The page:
April 7/London/Press Association Mediapoint -- Food inflation is at its lowest level for more than three years, figures from British Retail Consortium (BRC) showed.
The organization's latest shop price index showed food prices were 1.2% above a year ago in March -- the lowest since the survey began in December 2006.
Non-food inflation also fell sharply, as retailers vying for business were reluctant to pass on January's VAT hike, the BRC added.
The figures showed fresh food inflation edging up over the month, but the annual rate of increase among foods which can be stored at room temperature -- such as bread -- was at its lowest level since September 2007.
The BRC highlighted slowing commodity prices as the reason behind the easing inflation, with the cost of corn and wheat 7.1% and 8.6% down on a year earlier. Coffee prices fell 14.3% year-on-year.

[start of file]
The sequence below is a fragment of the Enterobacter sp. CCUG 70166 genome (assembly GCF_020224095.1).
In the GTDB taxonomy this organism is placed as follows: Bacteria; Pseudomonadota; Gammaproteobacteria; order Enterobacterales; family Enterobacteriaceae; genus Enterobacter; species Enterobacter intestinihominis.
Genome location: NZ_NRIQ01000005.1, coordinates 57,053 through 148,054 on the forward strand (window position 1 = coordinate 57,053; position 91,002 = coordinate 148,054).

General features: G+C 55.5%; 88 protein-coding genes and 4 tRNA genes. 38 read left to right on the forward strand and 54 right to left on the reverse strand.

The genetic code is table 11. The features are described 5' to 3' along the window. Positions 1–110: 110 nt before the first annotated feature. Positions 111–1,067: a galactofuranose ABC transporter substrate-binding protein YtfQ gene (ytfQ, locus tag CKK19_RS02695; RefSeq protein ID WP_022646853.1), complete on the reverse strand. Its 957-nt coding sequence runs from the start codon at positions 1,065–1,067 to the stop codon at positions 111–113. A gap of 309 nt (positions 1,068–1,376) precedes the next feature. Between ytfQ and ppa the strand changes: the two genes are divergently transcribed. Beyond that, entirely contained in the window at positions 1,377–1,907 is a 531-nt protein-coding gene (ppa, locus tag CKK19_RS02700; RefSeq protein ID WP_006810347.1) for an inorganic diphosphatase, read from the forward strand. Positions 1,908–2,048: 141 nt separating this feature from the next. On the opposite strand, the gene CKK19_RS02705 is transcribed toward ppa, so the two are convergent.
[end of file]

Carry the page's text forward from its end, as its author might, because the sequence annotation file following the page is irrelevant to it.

BRC director general Stephen Robertson said, "The competitive battle is even fiercer than usual, as retailers fight it out to overcome the reluctance of customers to spend caused by pre-election uncertainty.
"Falling shop price inflation is particularly welcome relief for consumers as they face sharp rises in other living costs, such as fuel."
The BRC added its findings supported Bank of England evidence from December which suggested that less than half of all firms were planning to pass on the increase.
The organization added, "It suggests that conditions of weak consumer demand and spare capacity in the economy are bearing down on prices and consequently retailers are absorbing a large slice of this inflationary pressure into their margins."
From the April 12, 2010, Prepared Foods E-dition